When Sherri and I married, although we had each been previously married, we had not previously been married to each other. Therefore, we did not remarry…we married.
However, in our society, remarry is frequently used to refer to a marriage in which one or both parties has previously been married to someone else. So, for this post, I’m using the term in this context (though under objection). 😉
1 Corinthians 7:10-11 is sometimes quoted by those who hold a position that a believer who has experienced divorce is forbidden to ever remarry (or permitted to remarry only within very narrow legalistic rules contingent on either the death or prescribed level of sin by someone with whom they are no longer in relationship).
But to the married I give instructions, not I, but the Lord, that the wife should not leave her husband (but if she does leave, she must remain unmarried, or else be reconciled to her husband), and that the husband should not divorce his wife.
Lifted out of context, it is easy to see why some take this as an edict from the Apostle Paul that any believer who has experienced divorce is forbidden to ever remarry. However, considered in context, it becomes clear that this is not the intended meaning at all.
To correctly understand this passage, first the entire chapter must be read in context, and second the contextual use of terms must be noted, throughout the passage.
Also, one must keep in mind that Paul was not married, and generally advised all unmarried people that it was better to remain unmarried, not as an edict, but as encouragement for those called to celibacy.
The word translated as unmarried (agamos) in verse 11 is the very same word used in verses 8-9:
But I say to the unmarried and to widows that it is good for them if they remain even as I. But if they do not have self-control, let them marry; for it is better to marry than to burn with passion.
The term unmarried may be used to refer to anyone who is not currently married. However, Paul used distinctly different terms, in this passage, for a widowed person (chera) or a never-married person (parthenos). Therefore, it should be understood that in his use of the word unmarried (agamos), Paul is specifically including people who have divorced. This is made especially clear by Paul’s use of the word unmarried (agamos) in verse 11, where he is speaking specifically of a woman who has left her husband.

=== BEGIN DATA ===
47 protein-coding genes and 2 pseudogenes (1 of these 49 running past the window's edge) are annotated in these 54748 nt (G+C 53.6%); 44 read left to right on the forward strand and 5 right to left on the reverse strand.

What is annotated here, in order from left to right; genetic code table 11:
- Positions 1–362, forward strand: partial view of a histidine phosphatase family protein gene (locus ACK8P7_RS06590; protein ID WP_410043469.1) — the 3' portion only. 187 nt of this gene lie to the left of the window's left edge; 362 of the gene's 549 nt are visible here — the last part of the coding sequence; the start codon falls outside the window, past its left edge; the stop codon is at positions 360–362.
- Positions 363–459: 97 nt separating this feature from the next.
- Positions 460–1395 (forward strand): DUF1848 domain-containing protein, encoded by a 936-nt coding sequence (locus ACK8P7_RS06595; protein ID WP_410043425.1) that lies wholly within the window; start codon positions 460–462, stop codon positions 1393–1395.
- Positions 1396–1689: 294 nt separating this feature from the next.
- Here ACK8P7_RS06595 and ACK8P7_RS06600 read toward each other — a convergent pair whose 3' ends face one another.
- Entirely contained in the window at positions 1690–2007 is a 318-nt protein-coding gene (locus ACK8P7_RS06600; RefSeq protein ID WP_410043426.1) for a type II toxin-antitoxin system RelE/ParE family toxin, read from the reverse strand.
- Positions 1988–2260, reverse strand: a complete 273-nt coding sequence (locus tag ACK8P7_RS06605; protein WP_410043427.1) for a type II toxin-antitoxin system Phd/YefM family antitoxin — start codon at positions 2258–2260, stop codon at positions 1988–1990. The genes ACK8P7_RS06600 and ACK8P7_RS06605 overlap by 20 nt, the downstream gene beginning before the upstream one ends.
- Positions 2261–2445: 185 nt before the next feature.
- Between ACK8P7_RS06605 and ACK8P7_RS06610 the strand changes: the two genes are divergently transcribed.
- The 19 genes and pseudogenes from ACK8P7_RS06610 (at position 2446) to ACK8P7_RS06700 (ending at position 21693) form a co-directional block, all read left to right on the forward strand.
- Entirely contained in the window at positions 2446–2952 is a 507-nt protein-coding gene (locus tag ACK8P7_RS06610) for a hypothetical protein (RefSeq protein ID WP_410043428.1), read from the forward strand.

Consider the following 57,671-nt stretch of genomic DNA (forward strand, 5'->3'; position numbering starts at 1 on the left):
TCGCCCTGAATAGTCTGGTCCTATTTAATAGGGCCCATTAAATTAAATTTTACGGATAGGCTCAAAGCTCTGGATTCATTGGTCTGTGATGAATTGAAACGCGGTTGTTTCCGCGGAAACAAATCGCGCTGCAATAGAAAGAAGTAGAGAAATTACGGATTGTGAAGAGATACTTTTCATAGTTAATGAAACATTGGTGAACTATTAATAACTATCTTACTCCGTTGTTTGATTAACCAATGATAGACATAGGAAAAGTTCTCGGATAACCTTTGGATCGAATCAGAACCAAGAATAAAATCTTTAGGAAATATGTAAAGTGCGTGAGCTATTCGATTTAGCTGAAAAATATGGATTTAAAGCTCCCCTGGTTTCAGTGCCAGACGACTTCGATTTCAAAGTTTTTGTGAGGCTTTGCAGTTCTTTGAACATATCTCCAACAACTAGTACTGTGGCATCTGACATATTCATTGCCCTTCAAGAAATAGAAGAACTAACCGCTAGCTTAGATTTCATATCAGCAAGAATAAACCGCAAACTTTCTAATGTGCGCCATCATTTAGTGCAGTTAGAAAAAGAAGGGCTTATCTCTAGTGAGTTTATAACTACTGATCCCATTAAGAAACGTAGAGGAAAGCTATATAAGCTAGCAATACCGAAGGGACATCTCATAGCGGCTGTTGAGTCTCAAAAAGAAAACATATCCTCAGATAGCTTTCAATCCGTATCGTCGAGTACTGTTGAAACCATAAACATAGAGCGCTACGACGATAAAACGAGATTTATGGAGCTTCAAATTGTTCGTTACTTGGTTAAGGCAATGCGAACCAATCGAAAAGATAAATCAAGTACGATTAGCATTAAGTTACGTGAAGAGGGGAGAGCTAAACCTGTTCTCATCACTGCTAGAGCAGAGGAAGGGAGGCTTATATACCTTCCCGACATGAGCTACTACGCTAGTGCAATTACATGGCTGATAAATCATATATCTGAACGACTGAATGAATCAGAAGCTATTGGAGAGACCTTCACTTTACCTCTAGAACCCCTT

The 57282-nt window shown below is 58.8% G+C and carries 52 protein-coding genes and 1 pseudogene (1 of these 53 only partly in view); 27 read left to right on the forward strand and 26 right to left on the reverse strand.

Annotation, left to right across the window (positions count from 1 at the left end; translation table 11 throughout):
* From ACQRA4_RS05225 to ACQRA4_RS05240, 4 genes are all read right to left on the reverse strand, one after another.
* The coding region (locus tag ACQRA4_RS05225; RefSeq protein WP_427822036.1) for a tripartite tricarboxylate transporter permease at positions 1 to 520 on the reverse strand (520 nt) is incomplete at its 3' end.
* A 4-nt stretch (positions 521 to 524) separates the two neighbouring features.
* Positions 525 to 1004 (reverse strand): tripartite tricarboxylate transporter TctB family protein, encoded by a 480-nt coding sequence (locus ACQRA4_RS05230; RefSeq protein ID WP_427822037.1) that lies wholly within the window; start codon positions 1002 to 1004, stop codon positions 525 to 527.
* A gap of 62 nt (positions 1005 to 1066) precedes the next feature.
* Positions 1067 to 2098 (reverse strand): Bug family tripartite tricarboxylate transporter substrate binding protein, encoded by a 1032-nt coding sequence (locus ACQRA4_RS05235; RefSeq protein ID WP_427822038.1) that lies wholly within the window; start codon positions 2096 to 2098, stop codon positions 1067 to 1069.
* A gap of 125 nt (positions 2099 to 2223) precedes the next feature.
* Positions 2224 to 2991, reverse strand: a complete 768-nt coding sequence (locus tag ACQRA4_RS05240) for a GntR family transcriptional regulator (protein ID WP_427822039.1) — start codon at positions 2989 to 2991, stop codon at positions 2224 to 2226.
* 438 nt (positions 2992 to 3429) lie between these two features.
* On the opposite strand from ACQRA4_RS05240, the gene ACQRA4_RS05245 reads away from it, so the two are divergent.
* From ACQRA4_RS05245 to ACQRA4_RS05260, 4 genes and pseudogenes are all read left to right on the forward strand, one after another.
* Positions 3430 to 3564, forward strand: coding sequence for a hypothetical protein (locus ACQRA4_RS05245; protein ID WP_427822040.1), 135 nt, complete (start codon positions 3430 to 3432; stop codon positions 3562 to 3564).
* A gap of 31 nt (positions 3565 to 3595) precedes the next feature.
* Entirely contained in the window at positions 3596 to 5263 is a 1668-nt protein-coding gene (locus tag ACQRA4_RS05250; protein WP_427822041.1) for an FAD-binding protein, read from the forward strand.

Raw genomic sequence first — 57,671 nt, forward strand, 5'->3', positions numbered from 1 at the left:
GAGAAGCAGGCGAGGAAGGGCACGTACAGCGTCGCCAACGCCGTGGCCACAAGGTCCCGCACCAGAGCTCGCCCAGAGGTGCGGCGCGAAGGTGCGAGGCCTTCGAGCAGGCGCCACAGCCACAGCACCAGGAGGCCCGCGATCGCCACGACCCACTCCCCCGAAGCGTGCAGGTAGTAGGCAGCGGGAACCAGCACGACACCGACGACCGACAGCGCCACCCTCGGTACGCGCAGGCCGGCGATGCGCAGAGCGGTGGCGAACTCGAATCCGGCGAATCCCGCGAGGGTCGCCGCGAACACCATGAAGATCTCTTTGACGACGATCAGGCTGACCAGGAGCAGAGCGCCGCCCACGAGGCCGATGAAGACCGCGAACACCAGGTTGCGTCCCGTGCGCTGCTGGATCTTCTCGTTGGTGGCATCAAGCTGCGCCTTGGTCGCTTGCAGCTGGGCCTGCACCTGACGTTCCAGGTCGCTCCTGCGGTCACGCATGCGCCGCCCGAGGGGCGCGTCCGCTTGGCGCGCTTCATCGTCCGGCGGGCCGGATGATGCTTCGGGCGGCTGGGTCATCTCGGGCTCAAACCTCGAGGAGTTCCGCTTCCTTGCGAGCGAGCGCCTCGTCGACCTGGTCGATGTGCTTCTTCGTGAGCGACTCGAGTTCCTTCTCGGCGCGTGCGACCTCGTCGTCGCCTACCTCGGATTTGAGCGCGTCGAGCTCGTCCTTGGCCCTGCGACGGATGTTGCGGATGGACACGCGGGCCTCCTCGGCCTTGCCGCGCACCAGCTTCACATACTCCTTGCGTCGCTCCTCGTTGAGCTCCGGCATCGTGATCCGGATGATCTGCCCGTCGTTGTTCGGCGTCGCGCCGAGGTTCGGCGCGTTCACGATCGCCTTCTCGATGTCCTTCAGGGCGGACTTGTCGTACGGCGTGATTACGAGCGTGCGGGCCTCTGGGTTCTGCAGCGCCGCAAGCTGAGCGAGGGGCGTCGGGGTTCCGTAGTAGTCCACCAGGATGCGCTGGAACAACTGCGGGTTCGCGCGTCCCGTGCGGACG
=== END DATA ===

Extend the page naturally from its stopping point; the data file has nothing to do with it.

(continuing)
So, then, verses 8-9 should be read as specifically including people who have previously divorced, and are now unmarried. For these people who have previously divorced, as well as for people who have been widowed, Paul advises a life of celibacy if that be their calling. However, he allows that marriage is not only permissible, but advisable, if they do not have a calling to celibacy.
Given Paul’s advice in verses 8-9, we must conclude that his admonition in verses 10-11 is dealing with the circumstances and motive of divorce, rather than a life-long edict following divorce. Here, Paul is telling the church that a believer should never divorce for the specific purpose or intent of marrying someone else.
This position is in keeping with the words of Christ in Matthew 19:3-12, where Jesus equates such behavior to adultery. I have discussed this passage in Matthew in a previous post as well as in my book on the topic of God’s heart toward believers who have experienced divorce.
This is clearly neither a prohibition against divorce, nor a prohibition against remarriage at some time subsequent to divorce. Rather it is an encouragement to fully honor the marriage vows accompanied by a commandment against divorce for the specific purpose of marrying another.
Just in case anyone should have misunderstood his intent in verses 10-11 as a prohibition against remarriage at any time after divorce, Paul restates his position in verses 26-28(a):
I think then that this is good in view of the present distress, that it is good for a man to remain as he is. Are you bound to a wife? Do not seek to be released. Are you released from a wife? Do not seek a wife. But if you marry, you have not sinned; and if a virgin marries, she has not sinned.
The wording here is so clear as to leave little room for doubt of Paul’s intent. Due to present distress (whatever that might have been at the time) Paul advised each person to remain as they are, whether married or single. However, speaking specifically of a person who has experienced divorce (released from a wife), Paul said that if they do marry it is not sin.
Are you released from a wife? Do not seek a wife. But if you marry, you have not sinned…
Paul’s clear intent is to allow the freedom to marry, for anyone who is unmarried, whether previously-divorced, widowed, or never-married. Paul treats all unmarried persons the same, regardless of circumstances. For all unmarried persons, Paul advises caution in regard to marriage, but clearly states that marriage is not sin, and that marriage is preferable to undue lust or temptation.
Anyone who is married is under obligation to their marriage vows. Anyone who is not married is not under obligation and is free to marry.
If you would like further reading on this topic, Divorce and Remarriage, A Redemptive Theology, by Rubel Shelly, is an excellent resource.